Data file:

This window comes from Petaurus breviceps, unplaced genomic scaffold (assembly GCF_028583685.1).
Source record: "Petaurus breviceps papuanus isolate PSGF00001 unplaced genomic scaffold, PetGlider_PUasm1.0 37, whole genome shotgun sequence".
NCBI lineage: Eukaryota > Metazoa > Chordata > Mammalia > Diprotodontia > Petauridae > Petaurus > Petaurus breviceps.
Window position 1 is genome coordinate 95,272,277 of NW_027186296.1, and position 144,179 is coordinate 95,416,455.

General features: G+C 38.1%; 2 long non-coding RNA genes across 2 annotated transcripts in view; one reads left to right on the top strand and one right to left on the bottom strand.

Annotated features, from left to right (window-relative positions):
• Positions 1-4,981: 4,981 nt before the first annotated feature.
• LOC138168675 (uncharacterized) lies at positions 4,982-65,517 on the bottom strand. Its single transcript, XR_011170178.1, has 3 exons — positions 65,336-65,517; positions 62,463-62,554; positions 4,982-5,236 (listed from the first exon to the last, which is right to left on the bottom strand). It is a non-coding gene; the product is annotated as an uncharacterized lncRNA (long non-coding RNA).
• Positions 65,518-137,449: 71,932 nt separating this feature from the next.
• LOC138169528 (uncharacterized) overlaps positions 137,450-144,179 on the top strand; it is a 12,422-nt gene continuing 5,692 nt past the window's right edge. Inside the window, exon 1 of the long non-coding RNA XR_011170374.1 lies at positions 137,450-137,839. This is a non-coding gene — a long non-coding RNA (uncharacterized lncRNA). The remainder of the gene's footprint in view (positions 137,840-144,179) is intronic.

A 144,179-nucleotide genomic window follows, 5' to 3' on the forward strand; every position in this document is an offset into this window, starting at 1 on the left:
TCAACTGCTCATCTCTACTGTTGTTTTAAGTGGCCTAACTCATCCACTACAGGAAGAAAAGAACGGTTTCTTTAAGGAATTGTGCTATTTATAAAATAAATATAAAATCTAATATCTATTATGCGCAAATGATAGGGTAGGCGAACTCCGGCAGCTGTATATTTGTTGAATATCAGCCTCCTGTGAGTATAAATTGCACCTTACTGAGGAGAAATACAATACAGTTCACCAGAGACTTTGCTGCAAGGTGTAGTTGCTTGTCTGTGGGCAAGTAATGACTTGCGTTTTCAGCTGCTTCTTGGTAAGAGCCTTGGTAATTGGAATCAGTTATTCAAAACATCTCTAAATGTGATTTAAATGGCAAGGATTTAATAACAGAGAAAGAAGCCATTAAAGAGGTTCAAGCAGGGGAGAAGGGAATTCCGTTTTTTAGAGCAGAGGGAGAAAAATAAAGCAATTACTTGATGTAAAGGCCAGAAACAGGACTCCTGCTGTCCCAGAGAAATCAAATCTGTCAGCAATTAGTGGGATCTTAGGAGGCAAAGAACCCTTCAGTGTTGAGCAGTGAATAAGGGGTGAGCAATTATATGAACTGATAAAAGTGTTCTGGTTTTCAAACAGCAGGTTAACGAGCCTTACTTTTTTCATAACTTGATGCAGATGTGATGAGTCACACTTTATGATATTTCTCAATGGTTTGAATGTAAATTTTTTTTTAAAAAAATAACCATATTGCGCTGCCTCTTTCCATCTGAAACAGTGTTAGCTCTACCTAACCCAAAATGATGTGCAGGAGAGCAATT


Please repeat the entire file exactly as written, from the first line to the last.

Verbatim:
This window comes from Petaurus breviceps, unplaced genomic scaffold (assembly GCF_028583685.1).
Source record: "Petaurus breviceps papuanus isolate PSGF00001 unplaced genomic scaffold, PetGlider_PUasm1.0 37, whole genome shotgun sequence".
NCBI lineage: Eukaryota > Metazoa > Chordata > Mammalia > Diprotodontia > Petauridae > Petaurus > Petaurus breviceps.
Window position 1 is genome coordinate 95,272,277 of NW_027186296.1, and position 144,179 is coordinate 95,416,455.

General features: G+C 38.1%; 2 long non-coding RNA genes across 2 annotated transcripts in view; one reads left to right on the top strand and one right to left on the bottom strand.

Annotated features, from left to right (window-relative positions):
• Positions 1-4,981: 4,981 nt before the first annotated feature.
• LOC138168675 (uncharacterized) lies at positions 4,982-65,517 on the bottom strand. Its single transcript, XR_011170178.1, has 3 exons — positions 65,336-65,517; positions 62,463-62,554; positions 4,982-5,236 (listed from the first exon to the last, which is right to left on the bottom strand). It is a non-coding gene; the product is annotated as an uncharacterized lncRNA (long non-coding RNA).
• Positions 65,518-137,449: 71,932 nt separating this feature from the next.
• LOC138169528 (uncharacterized) overlaps positions 137,450-144,179 on the top strand; it is a 12,422-nt gene continuing 5,692 nt past the window's right edge. Inside the window, exon 1 of the long non-coding RNA XR_011170374.1 lies at positions 137,450-137,839. This is a non-coding gene — a long non-coding RNA (uncharacterized lncRNA). The remainder of the gene's footprint in view (positions 137,840-144,179) is intronic.

A 144,179-nucleotide genomic window follows, 5' to 3' on the forward strand; every position in this document is an offset into this window, starting at 1 on the left:
TCAACTGCTCATCTCTACTGTTGTTTTAAGTGGCCTAACTCATCCACTACAGGAAGAAAAGAACGGTTTCTTTAAGGAATTGTGCTATTTATAAAATAAATATAAAATCTAATATCTATTATGCGCAAATGATAGGGTAGGCGAACTCCGGCAGCTGTATATTTGTTGAATATCAGCCTCCTGTGAGTATAAATTGCACCTTACTGAGGAGAAATACAATACAGTTCACCAGAGACTTTGCTGCAAGGTGTAGTTGCTTGTCTGTGGGCAAGTAATGACTTGCGTTTTCAGCTGCTTCTTGGTAAGAGCCTTGGTAATTGGAATCAGTTATTCAAAACATCTCTAAATGTGATTTAAATGGCAAGGATTTAATAACAGAGAAAGAAGCCATTAAAGAGGTTCAAGCAGGGGAGAAGGGAATTCCGTTTTTTAGAGCAGAGGGAGAAAAATAAAGCAATTACTTGATGTAAAGGCCAGAAACAGGACTCCTGCTGTCCCAGAGAAATCAAATCTGTCAGCAATTAGTGGGATCTTAGGAGGCAAAGAACCCTTCAGTGTTGAGCAGTGAATAAGGGGTGAGCAATTATATGAACTGATAAAAGTGTTCTGGTTTTCAAACAGCAGGTTAACGAGCCTTACTTTTTTCATAACTTGATGCAGATGTGATGAGTCACACTTTATGATATTTCTCAATGGTTTGAATGTAAATTTTTTTTTAAAAAAATAACCATATTGCGCTGCCTCTTTCCATCTGAAACAGTGTTAGCTCTACCTAACCCAAAATGATGTGCAGGAGAGCAATT